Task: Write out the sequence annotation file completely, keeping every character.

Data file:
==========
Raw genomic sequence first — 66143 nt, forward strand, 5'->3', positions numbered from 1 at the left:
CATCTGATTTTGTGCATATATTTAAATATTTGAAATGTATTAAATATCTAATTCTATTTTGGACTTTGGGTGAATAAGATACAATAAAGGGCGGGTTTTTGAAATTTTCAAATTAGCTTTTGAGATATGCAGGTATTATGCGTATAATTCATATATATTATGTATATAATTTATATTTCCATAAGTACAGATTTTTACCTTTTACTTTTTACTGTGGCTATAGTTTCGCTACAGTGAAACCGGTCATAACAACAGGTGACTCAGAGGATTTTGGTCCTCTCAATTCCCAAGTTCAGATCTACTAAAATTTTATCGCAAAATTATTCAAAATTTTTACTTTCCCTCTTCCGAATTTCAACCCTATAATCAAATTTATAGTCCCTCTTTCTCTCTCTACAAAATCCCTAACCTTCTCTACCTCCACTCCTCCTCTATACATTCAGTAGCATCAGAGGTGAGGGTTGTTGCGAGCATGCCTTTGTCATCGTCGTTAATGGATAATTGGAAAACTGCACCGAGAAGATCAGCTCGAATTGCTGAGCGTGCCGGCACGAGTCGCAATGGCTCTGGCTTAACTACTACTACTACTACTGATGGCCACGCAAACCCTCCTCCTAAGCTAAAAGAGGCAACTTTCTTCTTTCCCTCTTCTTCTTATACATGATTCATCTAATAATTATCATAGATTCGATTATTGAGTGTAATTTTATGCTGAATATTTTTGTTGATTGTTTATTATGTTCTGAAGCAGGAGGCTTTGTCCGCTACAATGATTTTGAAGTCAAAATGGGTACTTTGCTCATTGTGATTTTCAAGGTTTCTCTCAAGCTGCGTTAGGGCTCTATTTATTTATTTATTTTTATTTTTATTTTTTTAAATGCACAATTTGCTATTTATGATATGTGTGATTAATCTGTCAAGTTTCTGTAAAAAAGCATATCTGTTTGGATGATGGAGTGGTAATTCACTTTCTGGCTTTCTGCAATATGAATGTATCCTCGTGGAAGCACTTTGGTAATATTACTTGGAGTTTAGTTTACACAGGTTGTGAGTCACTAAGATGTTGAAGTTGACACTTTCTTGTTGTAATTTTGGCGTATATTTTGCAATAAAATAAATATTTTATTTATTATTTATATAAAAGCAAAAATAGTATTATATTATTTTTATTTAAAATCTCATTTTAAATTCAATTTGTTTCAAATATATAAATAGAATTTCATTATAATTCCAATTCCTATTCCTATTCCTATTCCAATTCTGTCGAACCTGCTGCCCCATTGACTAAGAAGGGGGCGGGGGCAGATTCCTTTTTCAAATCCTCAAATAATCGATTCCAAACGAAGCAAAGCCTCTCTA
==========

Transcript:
Raw genomic sequence first — 66143 nt, forward strand, 5'->3', positions numbered from 1 at the left:
CATCTGATTTTGTGCATATATTTAAATATTTGAAATGTATTAAATATCTAATTCTATTTTGGACTTTGGGTGAATAAGATACAATAAAGGGCGGGTTTTTGAAATTTTCAAATTAGCTTTTGAGATATGCAGGTATTATGCGTATAATTCATATATATTATGTATATAATTTATATTTCCATAAGTACAGATTTTTACCTTTTACTTTTTACTGTGGCTATAGTTTCGCTACAGTGAAACCGGTCATAACAACAGGTGACTCAGAGGATTTTGGTCCTCTCAATTCCCAAGTTCAGATCTACTAAAATTTTATCGCAAAATTATTCAAAATTTTTACTTTCCCTCTTCCGAATTTCAACCCTATAATCAAATTTATAGTCCCTCTTTCTCTCTCTACAAAATCCCTAACCTTCTCTACCTCCACTCCTCCTCTATACATTCAGTAGCATCAGAGGTGAGGGTTGTTGCGAGCATGCCTTTGTCATCGTCGTTAATGGATAATTGGAAAACTGCACCGAGAAGATCAGCTCGAATTGCTGAGCGTGCCGGCACGAGTCGCAATGGCTCTGGCTTAACTACTACTACTACTACTGATGGCCACGCAAACCCTCCTCCTAAGCTAAAAGAGGCAACTTTCTTCTTTCCCTCTTCTTCTTATACATGATTCATCTAATAATTATCATAGATTCGATTATTGAGTGTAATTTTATGCTGAATATTTTTGTTGATTGTTTATTATGTTCTGAAGCAGGAGGCTTTGTCCGCTACAATGATTTTGAAGTCAAAATGGGTACTTTGCTCATTGTGATTTTCAAGGTTTCTCTCAAGCTGCGTTAGGGCTCTATTTATTTATTTATTTTTATTTTTATTTTTTTAAATGCACAATTTGCTATTTATGATATGTGTGATTAATCTGTCAAGTTTCTGTAAAAAAGCATATCTGTTTGGATGATGGAGTGGTAATTCACTTTCTGGCTTTCTGCAATATGAATGTATCCTCGTGGAAGCACTTTGGTAATATTACTTGGAGTTTAGTTTACACAGGTTGTGAGTCACTAAGATGTTGAAGTTGACACTTTCTTGTTGTAATTTTGGCGTATATTTTGCAATAAAATAAATATTTTATTTATTATTTATATAAAAGCAAAAATAGTATTATATTATTTTTATTTAAAATCTCATTTTAAATTCAATTTGTTTCAAATATATAAATAGAATTTCATTATAATTCCAATTCCTATTCCTATTCCTATTCCAATTCTGTCGAACCTGCTGCCCCATTGACTAAGAAGGGGGCGGGGGCAGATTCCTTTTTCAAATCCTCAAATAATCGATTCCAAACGAAGCAAAGCCTCTCTA